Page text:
Title I of the JOBS Act, initially enacted on April 5, 2012, created a new category of issuer called an “emerging growth company” (“EGC”). The primary benefits to an EGC include scaled-down disclosure requirements both in an IPO and periodic reporting, confidential filings of registration statements, certain test-the-waters rights in IPO’s, and an ease on analyst communications and reports during the EGC IPO process. For a summary of the scaled disclosure available to an EGC as well as the differences in disclosure requirements between an EGC and a smaller reporting company, see HERE.

As a reminder, the definition of an EGC as enacted on April 5, 2012 (i.e., not including the new inflationary adjustment discussed in this blog) is a company with total annual gross revenues of less than $1 billion during its most recently completed fiscal year that first sells equity in a registered offering after December 8, 2011.  An EGC loses its EGC status on the earlier of (i) the last day of the fiscal year in which it exceeds $1 billion in revenues; (ii) the last day of the fiscal year following the fifth year after its IPO (for example, if the issuer has a December 31 fiscal year-end and sells equity securities pursuant to an effective registration statement on May 2, 2016, it will cease to be an EGC on December 31, 2021); (iii) the date on which it has issued more than $1 billion in non-convertible debt during the prior three-year period; or (iv) the date it becomes a large accelerated filer (i.e., its non-affiliated public float is valued at $700 million or more).  EGC status is not available to asset-backed securities issuers (“ABS”) reporting under Regulation AB or investment companies registered under the Investment Company Act of 1940, as amended. However, business development companies (BDC’s) do qualify.

The provisions of Title I of the JOBS Act were self-executing and automatically became effective on April 5, 2012. Although the SEC has passed several rules and made numerous form amendments to conform to the JOBS Act provisions, several of the rules and forms under the Securities Act, Exchange Act, periodic and current reports forms, Regulation S-K and Regulation S-X did not reflect the JOBS Act provisions.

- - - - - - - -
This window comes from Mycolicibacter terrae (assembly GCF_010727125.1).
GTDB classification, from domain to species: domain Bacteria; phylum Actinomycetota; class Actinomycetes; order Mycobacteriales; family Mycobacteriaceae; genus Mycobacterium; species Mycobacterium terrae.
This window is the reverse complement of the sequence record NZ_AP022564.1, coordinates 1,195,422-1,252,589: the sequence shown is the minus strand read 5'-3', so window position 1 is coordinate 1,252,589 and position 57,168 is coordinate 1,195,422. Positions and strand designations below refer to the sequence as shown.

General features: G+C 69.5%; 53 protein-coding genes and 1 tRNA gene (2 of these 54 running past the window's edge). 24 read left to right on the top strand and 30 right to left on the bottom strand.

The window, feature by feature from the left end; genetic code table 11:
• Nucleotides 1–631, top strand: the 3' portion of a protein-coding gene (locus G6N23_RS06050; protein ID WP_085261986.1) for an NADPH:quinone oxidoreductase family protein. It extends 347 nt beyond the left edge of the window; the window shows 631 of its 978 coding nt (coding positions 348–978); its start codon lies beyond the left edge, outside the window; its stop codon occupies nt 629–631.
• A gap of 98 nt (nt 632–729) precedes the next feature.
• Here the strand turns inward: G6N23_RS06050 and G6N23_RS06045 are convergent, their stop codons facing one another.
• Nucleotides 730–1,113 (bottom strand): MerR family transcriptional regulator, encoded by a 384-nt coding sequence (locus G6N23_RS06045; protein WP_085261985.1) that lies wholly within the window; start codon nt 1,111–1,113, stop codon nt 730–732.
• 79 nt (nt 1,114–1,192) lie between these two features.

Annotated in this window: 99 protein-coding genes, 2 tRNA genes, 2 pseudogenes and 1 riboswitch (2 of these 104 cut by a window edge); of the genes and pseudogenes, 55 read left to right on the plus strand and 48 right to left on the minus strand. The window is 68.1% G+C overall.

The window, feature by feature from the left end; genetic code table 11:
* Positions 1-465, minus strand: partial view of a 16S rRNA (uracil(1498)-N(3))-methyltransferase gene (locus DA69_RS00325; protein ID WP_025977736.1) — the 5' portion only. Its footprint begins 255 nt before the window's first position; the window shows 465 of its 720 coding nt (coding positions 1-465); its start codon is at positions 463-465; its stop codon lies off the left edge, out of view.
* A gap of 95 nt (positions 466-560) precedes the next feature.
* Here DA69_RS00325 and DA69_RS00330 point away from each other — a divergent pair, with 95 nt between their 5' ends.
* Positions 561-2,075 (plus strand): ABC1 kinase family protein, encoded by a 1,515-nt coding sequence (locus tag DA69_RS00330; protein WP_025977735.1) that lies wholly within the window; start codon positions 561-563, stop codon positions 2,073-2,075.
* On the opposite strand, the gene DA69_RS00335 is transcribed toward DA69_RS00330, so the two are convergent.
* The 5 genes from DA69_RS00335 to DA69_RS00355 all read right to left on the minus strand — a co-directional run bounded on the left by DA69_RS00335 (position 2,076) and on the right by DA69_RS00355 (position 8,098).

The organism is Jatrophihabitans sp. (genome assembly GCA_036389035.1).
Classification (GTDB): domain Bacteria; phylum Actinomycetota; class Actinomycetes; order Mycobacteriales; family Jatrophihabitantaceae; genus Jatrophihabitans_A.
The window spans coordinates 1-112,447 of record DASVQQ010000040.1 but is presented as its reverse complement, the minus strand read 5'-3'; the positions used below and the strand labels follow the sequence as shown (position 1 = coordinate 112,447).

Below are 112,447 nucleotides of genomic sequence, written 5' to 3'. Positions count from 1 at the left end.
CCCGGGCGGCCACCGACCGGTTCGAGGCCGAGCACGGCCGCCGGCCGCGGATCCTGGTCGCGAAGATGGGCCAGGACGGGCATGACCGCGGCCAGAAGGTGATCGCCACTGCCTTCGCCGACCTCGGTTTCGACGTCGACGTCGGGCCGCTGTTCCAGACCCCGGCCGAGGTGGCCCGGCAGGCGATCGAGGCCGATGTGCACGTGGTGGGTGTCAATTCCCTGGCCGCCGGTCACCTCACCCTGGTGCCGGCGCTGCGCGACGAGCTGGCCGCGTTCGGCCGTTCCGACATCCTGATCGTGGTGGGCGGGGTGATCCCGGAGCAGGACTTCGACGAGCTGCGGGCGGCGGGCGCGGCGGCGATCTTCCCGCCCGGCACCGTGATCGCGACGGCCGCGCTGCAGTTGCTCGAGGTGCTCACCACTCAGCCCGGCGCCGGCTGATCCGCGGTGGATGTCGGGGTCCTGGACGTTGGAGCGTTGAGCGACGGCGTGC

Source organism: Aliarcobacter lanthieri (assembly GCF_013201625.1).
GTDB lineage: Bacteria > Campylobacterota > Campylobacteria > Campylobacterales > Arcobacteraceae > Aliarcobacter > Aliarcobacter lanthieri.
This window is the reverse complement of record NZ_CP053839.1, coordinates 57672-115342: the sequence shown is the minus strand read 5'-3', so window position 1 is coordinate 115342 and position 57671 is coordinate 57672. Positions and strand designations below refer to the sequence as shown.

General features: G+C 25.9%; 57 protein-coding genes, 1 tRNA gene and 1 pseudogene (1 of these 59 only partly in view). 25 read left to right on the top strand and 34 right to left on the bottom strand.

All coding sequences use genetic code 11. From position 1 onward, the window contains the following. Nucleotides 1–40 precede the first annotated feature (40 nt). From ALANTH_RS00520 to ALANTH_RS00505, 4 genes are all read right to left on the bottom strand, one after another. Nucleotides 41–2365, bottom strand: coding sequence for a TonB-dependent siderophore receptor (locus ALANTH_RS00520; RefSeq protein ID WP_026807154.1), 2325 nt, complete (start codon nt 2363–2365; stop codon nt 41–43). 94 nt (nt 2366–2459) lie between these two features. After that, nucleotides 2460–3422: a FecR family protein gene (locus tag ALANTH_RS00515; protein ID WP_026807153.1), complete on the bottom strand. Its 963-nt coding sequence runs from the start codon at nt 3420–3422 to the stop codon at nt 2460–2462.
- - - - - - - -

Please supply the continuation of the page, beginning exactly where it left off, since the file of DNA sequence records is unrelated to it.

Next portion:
The statutory definition of an EGC, as reflected in Securities Act Section 2(a)(10) and Exchange Act Section 3(a)(80), require the SEC to make an adjustment to index to inflation the annual gross revenue amount used to determine an EGC, every five years.

Likewise, Title III of the JOBS Act, which set the statutory groundwork for Regulation Crowdfunding, requires an inflationary adjustment to the dollar figures in Regulation Crowdfunding every five years. On March 31, 2017, the SEC did so for the first time.

Inflation Adjustments

Definition of “Emerging Growth Company”

The JOBS Act amended Section 2(a)(19) of the Securities Act and Section 3(a)(80) of the Exchange Act to define an “emerging growth company” to mean a company with total annual gross revenues of less than $1 billion, as adjusted for inflation every 5 years, during its most recently completed fiscal year that first sells equity in a registered offering after December 8, 2011.

The SEC is now making its first inflationary increase to the definition. The inflation increase is $70,000. Accordingly, an EGC is now defined as a company with total gross revenues of less than $1,070,000,000.

Regulation Crowdfunding Amendments

Title III of the JOBS Act, enacted in April 2012, amended the Securities Act to add Section 4(a)(6) to provide an exemption for crowdfunding offerings.  Regulation Crowdfunding went into effect on May 16, 2016. For a summary of the provisions, see HERE. The Securities Act requires that the amounts set forth in Regulation Crowdfunding be adjusted by the SEC for inflation not less than once every five years. The SEC is now making its first inflationary increase by amending Rules 100 and 201(t) of Regulation Crowdfunding and Securities Act Form C. The inflation increase is $70,000.

The new offering amount and investment limits are as follows:

The new financial statement requirement thresholds are as follows:

Technical Amendments to Rules and Forms

                Scaled Disclosure in Registration Forms and Periodic Reports